Anterior cruciate ligament (ACL) injuries tend to occur in sporty people. Injury can happen if you suddenly change direction or land badly. It’s more common in sports involving lots of contact, changes of direction and speed, or jumping and landing.
Your knee has two cruciate ligaments – the anterior and posterior – to keep it secure and stable during movement. They cross over to form an X, attaching your shin bone (tibia) to your thigh bone (femur). Hence an ACL injury can feel like the knee is giving way, and you get a popping sound on movement.
Pain and swelling occur worst around the line of the joint. It can be hard to fully straighten or fully bend your knee – and even walking can be very painful.
There are three categories depending on the severity of the ACL injury:
Grade 1 is when the ligament is slightly stretched or just a few of the fibres of the ligament are damaged but the knee is still stable and supported by it.
Grade 2 is when a few more of the fibres are damaged so it is partially torn or the ligament is stretched to the point that it is loose and the knee is no longer stable or supported by the ligament.
Grade 3 is a complete tear of the ligament where the ligament has actually been torn in half and can no longer support the knee.
You should put ice on as soon as possible after any knee injury and elevate the knee, to reduce swelling. In the first few days, you should avoid playing sports and simply rest it to avoid further injury, while seeking specialist input.
You can take over-the-counter pain relief to help with any pain. Avoid pressing or testing the knee and also avoid using heat on it (such as a hot compress) in the early stages.
In the longer term, you want to get the muscles around the knee moving and staying strong to support it, but this will need specialist advice on your road to recovery.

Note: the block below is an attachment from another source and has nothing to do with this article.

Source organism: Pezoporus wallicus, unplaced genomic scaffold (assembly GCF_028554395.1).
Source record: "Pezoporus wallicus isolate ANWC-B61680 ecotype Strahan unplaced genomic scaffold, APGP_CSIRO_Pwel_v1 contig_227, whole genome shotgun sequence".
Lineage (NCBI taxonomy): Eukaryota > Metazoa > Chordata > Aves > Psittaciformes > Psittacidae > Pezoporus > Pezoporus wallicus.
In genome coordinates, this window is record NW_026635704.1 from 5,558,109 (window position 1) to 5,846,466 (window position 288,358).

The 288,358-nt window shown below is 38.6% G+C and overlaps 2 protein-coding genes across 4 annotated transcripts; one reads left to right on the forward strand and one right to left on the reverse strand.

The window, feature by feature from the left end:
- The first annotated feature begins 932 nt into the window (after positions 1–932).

For pain relief relating to an ACL injury, a sensible stepwise approach is to take one or two acetaminophen tablets up to four times daily (ideally leaving a 4 to 6 hour interval between doses). Acetaminophen is generally well-tolerated and safe for most (unless for example, you have a severe liver problem).
The addition of an anti-inflammatory such as ibuprofen will bring down swelling and provide additional pain relief. Take 200 mg to 400 mg regularly three times a day for a few days, which will allow for a reduction in inflammation to relieve swelling and pain.
Ibuprofen is known to cause irritation to the stomach lining, so it's best to take ibuprofen with food. You should speak to your doctor or pharmacist before taking ibuprofen if you are taking any other medicines, particularly blood pressure or stroke prevention medicines, if you have kidney disease, you are pregnant, or you have previously had a gastric ulcer.
Knee supports with braces can help to provide stability around the knee joint, as well as mild compression and warmth to the joint. These may be helpful to prevent further injury caused by unstable rotation or weight-bearing movement of the knee joint.
If in doubt about any medicines or appliances, or the suitability for you specifically, please speak to your local pharmacist, sports therapist or doctor.
You should get an urgent doctor's appointment, or go to an urgent care center if you think you have injured your ACL.
The doctor will ask about what happened and your symptoms and will examine your knee. They may send you for an X-ray or MRI (or both). Anterior cruciate ligament injuries can often occur alongside other damage to your knee, so this is why an X-ray or MRI can be useful.
Treatment for an ACL injury can be divided into two categories of either non-surgical treatments or surgery. Which is recommended depends on the severity of the injury and an individual's activity levels prior to injury.
Non-surgical options include wearing a knee brace and off-loading the knee by using crutches to allow healing. This will entail directed physiotherapy to help strengthen the supporting structures of the knee. This is appropriate in very mild (Grade 1) ligament injuries or in people not needing to be very active.
Surgery involves reconstructing the ligament. This ultimately provides the most support for the knee, so is appropriate if someone wants to get back to a high level of exercise or sport, even with Grade 2. It is usually required in a complete tear of the ACL (Grade 3).
Your doctor will assess whether you are fit for work depending on the nature of your job. You may be able to return to work with altered duties.
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